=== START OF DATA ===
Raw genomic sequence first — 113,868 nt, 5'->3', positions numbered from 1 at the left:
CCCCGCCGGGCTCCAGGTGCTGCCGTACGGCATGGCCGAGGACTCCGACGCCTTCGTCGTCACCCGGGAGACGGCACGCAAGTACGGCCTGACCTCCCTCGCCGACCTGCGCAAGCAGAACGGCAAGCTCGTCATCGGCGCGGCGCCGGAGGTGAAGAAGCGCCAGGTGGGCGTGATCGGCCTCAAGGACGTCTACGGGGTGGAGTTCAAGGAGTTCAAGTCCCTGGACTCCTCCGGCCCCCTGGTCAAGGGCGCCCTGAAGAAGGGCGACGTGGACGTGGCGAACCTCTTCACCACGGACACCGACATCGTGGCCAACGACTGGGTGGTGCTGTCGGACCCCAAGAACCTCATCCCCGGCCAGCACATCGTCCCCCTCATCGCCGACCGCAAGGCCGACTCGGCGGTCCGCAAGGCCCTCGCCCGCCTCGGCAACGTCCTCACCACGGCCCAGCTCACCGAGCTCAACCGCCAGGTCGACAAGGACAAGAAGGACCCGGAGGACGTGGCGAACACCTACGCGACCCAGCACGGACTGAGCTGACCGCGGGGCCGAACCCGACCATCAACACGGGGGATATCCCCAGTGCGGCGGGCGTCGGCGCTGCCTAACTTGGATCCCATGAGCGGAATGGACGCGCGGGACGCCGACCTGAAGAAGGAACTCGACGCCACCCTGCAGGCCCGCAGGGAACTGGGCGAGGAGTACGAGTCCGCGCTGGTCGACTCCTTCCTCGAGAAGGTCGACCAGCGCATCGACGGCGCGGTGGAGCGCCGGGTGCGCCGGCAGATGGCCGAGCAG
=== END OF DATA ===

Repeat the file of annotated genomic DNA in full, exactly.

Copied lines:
Raw genomic sequence first — 113,868 nt, 5'->3', positions numbered from 1 at the left:
CCCCGCCGGGCTCCAGGTGCTGCCGTACGGCATGGCCGAGGACTCCGACGCCTTCGTCGTCACCCGGGAGACGGCACGCAAGTACGGCCTGACCTCCCTCGCCGACCTGCGCAAGCAGAACGGCAAGCTCGTCATCGGCGCGGCGCCGGAGGTGAAGAAGCGCCAGGTGGGCGTGATCGGCCTCAAGGACGTCTACGGGGTGGAGTTCAAGGAGTTCAAGTCCCTGGACTCCTCCGGCCCCCTGGTCAAGGGCGCCCTGAAGAAGGGCGACGTGGACGTGGCGAACCTCTTCACCACGGACACCGACATCGTGGCCAACGACTGGGTGGTGCTGTCGGACCCCAAGAACCTCATCCCCGGCCAGCACATCGTCCCCCTCATCGCCGACCGCAAGGCCGACTCGGCGGTCCGCAAGGCCCTCGCCCGCCTCGGCAACGTCCTCACCACGGCCCAGCTCACCGAGCTCAACCGCCAGGTCGACAAGGACAAGAAGGACCCGGAGGACGTGGCGAACACCTACGCGACCCAGCACGGACTGAGCTGACCGCGGGGCCGAACCCGACCATCAACACGGGGGATATCCCCAGTGCGGCGGGCGTCGGCGCTGCCTAACTTGGATCCCATGAGCGGAATGGACGCGCGGGACGCCGACCTGAAGAAGGAACTCGACGCCACCCTGCAGGCCCGCAGGGAACTGGGCGAGGAGTACGAGTCCGCGCTGGTCGACTCCTTCCTCGAGAAGGTCGACCAGCGCATCGACGGCGCGGTGGAGCGCCGGGTGCGCCGGCAGATGGCCGAGCAG